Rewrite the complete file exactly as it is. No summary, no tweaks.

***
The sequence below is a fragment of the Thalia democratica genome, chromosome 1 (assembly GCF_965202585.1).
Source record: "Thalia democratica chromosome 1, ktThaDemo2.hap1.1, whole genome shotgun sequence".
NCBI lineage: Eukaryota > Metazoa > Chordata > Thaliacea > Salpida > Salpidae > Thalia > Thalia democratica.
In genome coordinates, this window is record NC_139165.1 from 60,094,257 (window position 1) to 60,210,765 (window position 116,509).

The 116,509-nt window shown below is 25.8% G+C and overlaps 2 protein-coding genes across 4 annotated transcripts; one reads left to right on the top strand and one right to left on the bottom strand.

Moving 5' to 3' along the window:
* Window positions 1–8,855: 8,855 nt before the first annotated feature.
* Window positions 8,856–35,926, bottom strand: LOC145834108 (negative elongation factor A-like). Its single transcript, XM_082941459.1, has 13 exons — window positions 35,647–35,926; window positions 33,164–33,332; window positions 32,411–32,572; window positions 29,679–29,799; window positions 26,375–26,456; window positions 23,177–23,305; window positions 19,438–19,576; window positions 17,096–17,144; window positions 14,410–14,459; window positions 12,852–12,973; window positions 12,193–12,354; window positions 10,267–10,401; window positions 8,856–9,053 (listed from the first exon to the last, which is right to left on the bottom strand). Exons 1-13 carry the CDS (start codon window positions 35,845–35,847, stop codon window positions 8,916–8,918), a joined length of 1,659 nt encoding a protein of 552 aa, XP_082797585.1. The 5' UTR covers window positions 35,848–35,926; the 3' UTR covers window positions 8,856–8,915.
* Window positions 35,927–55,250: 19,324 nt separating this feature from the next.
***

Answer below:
The sequence below is a fragment of the Thalia democratica genome, chromosome 1 (assembly GCF_965202585.1).
Source record: "Thalia democratica chromosome 1, ktThaDemo2.hap1.1, whole genome shotgun sequence".
NCBI lineage: Eukaryota > Metazoa > Chordata > Thaliacea > Salpida > Salpidae > Thalia > Thalia democratica.
In genome coordinates, this window is record NC_139165.1 from 60,094,257 (window position 1) to 60,210,765 (window position 116,509).

The 116,509-nt window shown below is 25.8% G+C and overlaps 2 protein-coding genes across 4 annotated transcripts; one reads left to right on the top strand and one right to left on the bottom strand.

Moving 5' to 3' along the window:
* Window positions 1–8,855: 8,855 nt before the first annotated feature.
* Window positions 8,856–35,926, bottom strand: LOC145834108 (negative elongation factor A-like). Its single transcript, XM_082941459.1, has 13 exons — window positions 35,647–35,926; window positions 33,164–33,332; window positions 32,411–32,572; window positions 29,679–29,799; window positions 26,375–26,456; window positions 23,177–23,305; window positions 19,438–19,576; window positions 17,096–17,144; window positions 14,410–14,459; window positions 12,852–12,973; window positions 12,193–12,354; window positions 10,267–10,401; window positions 8,856–9,053 (listed from the first exon to the last, which is right to left on the bottom strand). Exons 1-13 carry the CDS (start codon window positions 35,845–35,847, stop codon window positions 8,916–8,918), a joined length of 1,659 nt encoding a protein of 552 aa, XP_082797585.1. The 5' UTR covers window positions 35,848–35,926; the 3' UTR covers window positions 8,856–8,915.
* Window positions 35,927–55,250: 19,324 nt separating this feature from the next.